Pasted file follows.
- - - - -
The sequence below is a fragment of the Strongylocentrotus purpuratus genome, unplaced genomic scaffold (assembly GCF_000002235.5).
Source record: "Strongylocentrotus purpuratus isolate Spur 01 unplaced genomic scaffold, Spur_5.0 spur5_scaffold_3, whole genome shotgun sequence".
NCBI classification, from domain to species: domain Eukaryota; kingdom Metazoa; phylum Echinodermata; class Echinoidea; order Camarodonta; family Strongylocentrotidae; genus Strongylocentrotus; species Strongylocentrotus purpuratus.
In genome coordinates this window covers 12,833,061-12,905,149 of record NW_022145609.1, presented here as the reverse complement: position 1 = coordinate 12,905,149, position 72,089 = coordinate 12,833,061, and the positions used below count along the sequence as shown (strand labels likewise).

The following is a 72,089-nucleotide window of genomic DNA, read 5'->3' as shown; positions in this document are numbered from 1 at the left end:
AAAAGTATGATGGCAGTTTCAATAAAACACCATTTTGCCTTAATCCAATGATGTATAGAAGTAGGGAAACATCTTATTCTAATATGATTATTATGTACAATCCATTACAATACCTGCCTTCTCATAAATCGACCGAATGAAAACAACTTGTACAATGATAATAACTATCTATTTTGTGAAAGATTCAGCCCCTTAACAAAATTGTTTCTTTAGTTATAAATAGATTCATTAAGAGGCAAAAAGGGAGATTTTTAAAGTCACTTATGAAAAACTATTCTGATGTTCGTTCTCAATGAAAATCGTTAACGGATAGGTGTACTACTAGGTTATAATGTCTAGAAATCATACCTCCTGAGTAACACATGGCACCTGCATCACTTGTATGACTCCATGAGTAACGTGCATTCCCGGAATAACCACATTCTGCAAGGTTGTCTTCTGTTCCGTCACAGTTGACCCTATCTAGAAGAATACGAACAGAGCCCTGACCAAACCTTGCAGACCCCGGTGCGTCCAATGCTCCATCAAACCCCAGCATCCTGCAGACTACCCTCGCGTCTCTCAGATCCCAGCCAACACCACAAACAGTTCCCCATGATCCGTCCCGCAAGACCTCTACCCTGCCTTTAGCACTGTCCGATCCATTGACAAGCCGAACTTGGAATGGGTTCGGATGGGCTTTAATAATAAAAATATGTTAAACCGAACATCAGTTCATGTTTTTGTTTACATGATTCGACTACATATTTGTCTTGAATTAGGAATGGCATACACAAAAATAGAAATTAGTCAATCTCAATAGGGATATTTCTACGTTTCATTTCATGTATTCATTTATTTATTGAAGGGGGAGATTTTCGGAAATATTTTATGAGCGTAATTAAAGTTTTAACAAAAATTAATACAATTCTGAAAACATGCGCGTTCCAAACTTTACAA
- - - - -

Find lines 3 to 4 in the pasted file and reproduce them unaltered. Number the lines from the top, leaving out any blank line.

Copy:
NCBI classification, from domain to species: domain Eukaryota; kingdom Metazoa; phylum Echinodermata; class Echinoidea; order Camarodonta; family Strongylocentrotidae; genus Strongylocentrotus; species Strongylocentrotus purpuratus.
In genome coordinates this window covers 12,833,061-12,905,149 of record NW_022145609.1, presented here as the reverse complement: position 1 = coordinate 12,905,149, position 72,089 = coordinate 12,833,061, and the positions used below count along the sequence as shown (strand labels likewise).